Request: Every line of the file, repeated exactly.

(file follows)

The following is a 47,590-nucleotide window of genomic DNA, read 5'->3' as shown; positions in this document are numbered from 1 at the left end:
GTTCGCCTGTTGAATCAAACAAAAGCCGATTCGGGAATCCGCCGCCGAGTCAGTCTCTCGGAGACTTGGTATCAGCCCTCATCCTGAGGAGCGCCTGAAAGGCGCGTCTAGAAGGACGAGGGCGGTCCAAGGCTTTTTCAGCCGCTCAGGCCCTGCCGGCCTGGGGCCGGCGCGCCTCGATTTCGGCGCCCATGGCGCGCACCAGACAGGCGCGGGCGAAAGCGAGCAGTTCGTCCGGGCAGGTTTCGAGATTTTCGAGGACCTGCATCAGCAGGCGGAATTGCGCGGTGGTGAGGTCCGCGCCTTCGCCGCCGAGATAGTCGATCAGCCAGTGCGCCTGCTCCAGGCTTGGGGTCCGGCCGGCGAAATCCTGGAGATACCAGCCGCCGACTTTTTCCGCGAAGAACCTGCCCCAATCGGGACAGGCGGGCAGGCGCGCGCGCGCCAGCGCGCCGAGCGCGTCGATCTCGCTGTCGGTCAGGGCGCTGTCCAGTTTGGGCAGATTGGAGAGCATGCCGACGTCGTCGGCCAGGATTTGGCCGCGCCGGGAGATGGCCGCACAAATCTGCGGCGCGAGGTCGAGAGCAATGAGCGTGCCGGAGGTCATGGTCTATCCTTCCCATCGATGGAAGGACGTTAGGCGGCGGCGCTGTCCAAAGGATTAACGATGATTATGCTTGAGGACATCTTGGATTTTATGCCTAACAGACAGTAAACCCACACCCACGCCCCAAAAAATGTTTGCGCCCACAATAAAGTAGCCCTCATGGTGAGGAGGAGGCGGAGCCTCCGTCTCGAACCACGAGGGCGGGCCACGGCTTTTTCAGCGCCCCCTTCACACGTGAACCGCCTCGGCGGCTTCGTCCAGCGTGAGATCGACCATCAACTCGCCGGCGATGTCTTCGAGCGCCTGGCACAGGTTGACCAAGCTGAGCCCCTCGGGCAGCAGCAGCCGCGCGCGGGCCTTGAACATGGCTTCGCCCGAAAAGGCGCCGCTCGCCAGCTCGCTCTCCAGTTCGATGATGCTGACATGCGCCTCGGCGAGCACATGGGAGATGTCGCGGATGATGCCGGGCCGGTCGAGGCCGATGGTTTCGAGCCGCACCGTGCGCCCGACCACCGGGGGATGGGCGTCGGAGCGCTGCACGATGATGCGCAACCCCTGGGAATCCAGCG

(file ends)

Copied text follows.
The following is a 47,590-nucleotide window of genomic DNA, read 5'->3' as shown; positions in this document are numbered from 1 at the left end:
GTTCGCCTGTTGAATCAAACAAAAGCCGATTCGGGAATCCGCCGCCGAGTCAGTCTCTCGGAGACTTGGTATCAGCCCTCATCCTGAGGAGCGCCTGAAAGGCGCGTCTAGAAGGACGAGGGCGGTCCAAGGCTTTTTCAGCCGCTCAGGCCCTGCCGGCCTGGGGCCGGCGCGCCTCGATTTCGGCGCCCATGGCGCGCACCAGACAGGCGCGGGCGAAAGCGAGCAGTTCGTCCGGGCAGGTTTCGAGATTTTCGAGGACCTGCATCAGCAGGCGGAATTGCGCGGTGGTGAGGTCCGCGCCTTCGCCGCCGAGATAGTCGATCAGCCAGTGCGCCTGCTCCAGGCTTGGGGTCCGGCCGGCGAAATCCTGGAGATACCAGCCGCCGACTTTTTCCGCGAAGAACCTGCCCCAATCGGGACAGGCGGGCAGGCGCGCGCGCGCCAGCGCGCCGAGCGCGTCGATCTCGCTGTCGGTCAGGGCGCTGTCCAGTTTGGGCAGATTGGAGAGCATGCCGACGTCGTCGGCCAGGATTTGGCCGCGCCGGGAGATGGCCGCACAAATCTGCGGCGCGAGGTCGAGAGCAATGAGCGTGCCGGAGGTCATGGTCTATCCTTCCCATCGATGGAAGGACGTTAGGCGGCGGCGCTGTCCAAAGGATTAACGATGATTATGCTTGAGGACATCTTGGATTTTATGCCTAACAGACAGTAAACCCACACCCACGCCCCAAAAAATGTTTGCGCCCACAATAAAGTAGCCCTCATGGTGAGGAGGAGGCGGAGCCTCCGTCTCGAACCACGAGGGCGGGCCACGGCTTTTTCAGCGCCCCCTTCACACGTGAACCGCCTCGGCGGCTTCGTCCAGCGTGAGATCGACCATCAACTCGCCGGCGATGTCTTCGAGCGCCTGGCACAGGTTGACCAAGCTGAGCCCCTCGGGCAGCAGCAGCCGCGCGCGGGCCTTGAACATGGCTTCGCCCGAAAAGGCGCCGCTCGCCAGCTCGCTCTCCAGTTCGATGATGCTGACATGCGCCTCGGCGAGCACATGGGAGATGTCGCGGATGATGCCGGGCCGGTCGAGGCCGATGGTTTCGAGCCGCACCGTGCGCCCGACCACCGGGGGATGGGCGTCGGAGCGCTGCACGATGATGCGCAACCCCTGGGAATCCAGCG